breast; reconstruction; race


Oncology | Plastic Surgery | Public Health | Race and Ethnicity



Significant disparities in immediate breast reconstruction after mastectomy have persisted, and may even be increasing, despite large-scale efforts to minimize them, such as the Women’s Health and Cancer Rights Act of 1998. Immediate breast reconstruction has been shown to lead to higher rates of surgical satisfaction, minimize delay in post-operative cancer treatment, and improve the quality of life and overall well-being of mastectomy patients. However only 25-40% of eligible women in the United States receive reconstruction. The rate of reconstruction is even lower in African American and Hispanic women compared to White women. To better understand this disparity, this study uses national population-based data to examine how demographic factors, socioeconomic factors, and disease characteristics interact and affect the rate of immediate breast reconstruction (IBR) after mastectomy.


Women with AJCC7 Stage 0-III breast cancer who underwent mastectomy from 2010 to 2012 were identified in the Surveillance, Epidemiology and End Results Program (SEER) database. Race, Hispanic ethnicity, age, marital status, insurance status, tumor grade, AJCC7 stage and hormone receptor/ Her2Neu profile were compared between women undergoing mastectomy with IBR and mastectomy alone using univariate and multivariate analysis.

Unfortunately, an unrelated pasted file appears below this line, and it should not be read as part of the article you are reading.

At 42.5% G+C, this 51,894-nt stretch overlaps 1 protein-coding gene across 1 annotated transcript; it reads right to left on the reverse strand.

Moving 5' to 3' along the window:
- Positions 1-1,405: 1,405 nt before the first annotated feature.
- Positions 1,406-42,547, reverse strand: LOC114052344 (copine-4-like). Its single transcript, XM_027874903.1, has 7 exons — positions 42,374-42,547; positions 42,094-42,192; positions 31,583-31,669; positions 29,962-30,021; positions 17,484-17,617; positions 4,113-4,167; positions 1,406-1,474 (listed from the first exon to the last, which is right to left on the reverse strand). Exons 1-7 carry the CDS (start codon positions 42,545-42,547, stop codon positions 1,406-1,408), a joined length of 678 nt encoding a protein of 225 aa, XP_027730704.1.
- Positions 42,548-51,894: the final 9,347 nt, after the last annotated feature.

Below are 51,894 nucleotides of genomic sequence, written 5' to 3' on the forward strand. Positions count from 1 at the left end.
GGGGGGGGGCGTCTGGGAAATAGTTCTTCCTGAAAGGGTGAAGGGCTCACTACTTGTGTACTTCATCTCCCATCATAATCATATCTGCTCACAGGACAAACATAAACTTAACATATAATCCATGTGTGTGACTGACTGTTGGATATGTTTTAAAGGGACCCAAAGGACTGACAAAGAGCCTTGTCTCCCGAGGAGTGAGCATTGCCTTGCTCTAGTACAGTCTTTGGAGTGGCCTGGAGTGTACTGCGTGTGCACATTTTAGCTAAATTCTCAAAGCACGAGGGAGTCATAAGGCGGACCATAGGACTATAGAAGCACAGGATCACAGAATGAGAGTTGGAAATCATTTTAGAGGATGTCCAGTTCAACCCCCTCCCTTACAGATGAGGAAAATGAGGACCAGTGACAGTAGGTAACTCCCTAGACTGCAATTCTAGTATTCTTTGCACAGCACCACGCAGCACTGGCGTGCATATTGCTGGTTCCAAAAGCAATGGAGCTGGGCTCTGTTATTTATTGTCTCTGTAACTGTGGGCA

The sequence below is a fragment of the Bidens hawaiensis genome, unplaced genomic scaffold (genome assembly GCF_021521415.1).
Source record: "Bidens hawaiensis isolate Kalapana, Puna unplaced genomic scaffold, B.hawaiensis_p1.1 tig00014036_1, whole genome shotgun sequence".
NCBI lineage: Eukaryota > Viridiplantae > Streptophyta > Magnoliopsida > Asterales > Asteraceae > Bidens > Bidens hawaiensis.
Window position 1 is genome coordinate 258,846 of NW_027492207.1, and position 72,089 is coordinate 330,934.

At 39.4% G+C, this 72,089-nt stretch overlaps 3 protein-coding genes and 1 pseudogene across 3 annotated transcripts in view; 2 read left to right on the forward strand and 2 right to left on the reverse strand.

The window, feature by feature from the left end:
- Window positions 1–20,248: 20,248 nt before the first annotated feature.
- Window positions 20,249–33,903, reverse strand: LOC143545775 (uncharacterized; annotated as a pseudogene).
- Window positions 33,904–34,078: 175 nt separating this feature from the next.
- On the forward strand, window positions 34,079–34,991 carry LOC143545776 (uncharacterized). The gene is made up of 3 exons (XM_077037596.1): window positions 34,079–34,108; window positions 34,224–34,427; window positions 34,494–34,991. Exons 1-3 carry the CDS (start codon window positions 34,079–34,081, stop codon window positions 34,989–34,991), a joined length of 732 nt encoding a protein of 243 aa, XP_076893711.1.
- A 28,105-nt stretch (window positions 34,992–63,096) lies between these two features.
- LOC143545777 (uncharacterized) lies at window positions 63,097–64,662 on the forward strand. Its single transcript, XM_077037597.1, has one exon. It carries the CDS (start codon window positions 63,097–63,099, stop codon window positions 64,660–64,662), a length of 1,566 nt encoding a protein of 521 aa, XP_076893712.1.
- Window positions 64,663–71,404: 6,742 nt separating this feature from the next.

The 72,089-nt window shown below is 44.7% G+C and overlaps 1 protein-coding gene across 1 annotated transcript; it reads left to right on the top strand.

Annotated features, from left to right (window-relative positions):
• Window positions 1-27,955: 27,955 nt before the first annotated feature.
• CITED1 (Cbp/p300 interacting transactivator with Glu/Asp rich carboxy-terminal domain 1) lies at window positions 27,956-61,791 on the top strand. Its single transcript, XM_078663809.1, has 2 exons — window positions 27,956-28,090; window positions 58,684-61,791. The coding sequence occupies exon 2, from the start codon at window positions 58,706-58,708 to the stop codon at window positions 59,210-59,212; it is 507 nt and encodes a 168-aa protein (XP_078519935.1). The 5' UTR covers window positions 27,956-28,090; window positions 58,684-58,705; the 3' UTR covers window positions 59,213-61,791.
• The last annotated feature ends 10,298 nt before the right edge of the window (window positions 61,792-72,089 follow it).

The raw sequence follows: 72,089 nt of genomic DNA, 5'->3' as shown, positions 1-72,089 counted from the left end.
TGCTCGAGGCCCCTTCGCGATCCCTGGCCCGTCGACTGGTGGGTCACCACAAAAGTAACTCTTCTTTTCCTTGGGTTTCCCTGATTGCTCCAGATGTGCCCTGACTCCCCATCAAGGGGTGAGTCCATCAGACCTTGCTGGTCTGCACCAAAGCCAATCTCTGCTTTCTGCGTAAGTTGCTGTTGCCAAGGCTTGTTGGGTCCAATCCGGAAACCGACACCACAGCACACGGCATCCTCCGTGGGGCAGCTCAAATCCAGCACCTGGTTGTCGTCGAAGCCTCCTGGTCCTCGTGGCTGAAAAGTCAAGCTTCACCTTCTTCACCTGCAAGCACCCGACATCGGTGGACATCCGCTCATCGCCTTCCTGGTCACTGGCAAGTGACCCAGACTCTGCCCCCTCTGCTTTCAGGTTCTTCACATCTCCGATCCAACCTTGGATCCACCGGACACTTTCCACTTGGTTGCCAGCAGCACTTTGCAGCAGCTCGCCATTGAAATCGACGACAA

We identified 51,115 women who underwent mastectomy for Stage 0-III breast cancer from 2010-2012, of whom 15,389 (30.1%) received IBR. On multivariate analysis, age (p


The decision to undergo reconstruction after mastectomy is influenced by many factors. Our results show that even after adjusting for tumor characteristics, socioeconomic factors are independently associated with receiving IBR after mastectomy. Further research is needed to elucidate the factors that influence the decision to undergo IBR in order to eliminate these persistent disparities.